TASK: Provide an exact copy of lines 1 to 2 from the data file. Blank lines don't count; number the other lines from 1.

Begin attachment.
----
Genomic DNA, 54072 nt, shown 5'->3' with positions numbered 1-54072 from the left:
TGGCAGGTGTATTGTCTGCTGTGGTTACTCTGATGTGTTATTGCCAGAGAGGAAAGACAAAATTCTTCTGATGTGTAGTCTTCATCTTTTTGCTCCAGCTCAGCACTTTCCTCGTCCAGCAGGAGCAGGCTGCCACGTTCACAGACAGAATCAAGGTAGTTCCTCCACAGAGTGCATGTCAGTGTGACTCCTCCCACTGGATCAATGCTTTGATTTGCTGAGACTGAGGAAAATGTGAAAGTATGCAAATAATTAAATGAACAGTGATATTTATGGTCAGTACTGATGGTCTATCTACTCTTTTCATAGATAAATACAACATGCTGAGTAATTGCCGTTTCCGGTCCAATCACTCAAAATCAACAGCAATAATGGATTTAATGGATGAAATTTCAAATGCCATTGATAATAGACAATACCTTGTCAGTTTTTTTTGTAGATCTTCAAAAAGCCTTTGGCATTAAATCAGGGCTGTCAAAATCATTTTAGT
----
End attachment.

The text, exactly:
Genomic DNA, 54072 nt, shown 5'->3' with positions numbered 1-54072 from the left:
TGGCAGGTGTATTGTCTGCTGTGGTTACTCTGATGTGTTATTGCCAGAGAGGAAAGACAAAATTCTTCTGATGTGTAGTCTTCATCTTTTTGCTCCAGCTCAGCACTTTCCTCGTCCAGCAGGAGCAGGCTGCCACGTTCACAGACAGAATCAAGGTAGTTCCTCCACAGAGTGCATGTCAGTGTGACTCCTCCCACTGGATCAATGCTTTGATTTGCTGAGACTGAGGAAAATGTGAAAGTATGCAAATAATTAAATGAACAGTGATATTTATGGTCAGTACTGATGGTCTATCTACTCTTTTCATAGATAAATACAACATGCTGAGTAATTGCCGTTTCCGGTCCAATCACTCAAAATCAACAGCAATAATGGATTTAATGGATGAAATTTCAAATGCCATTGATAATAGACAATACCTTGTCAGTTTTTTTTGTAGATCTTCAAAAAGCCTTTGGCATTAAATCAGGGCTGTCAAAATCATTTTAGT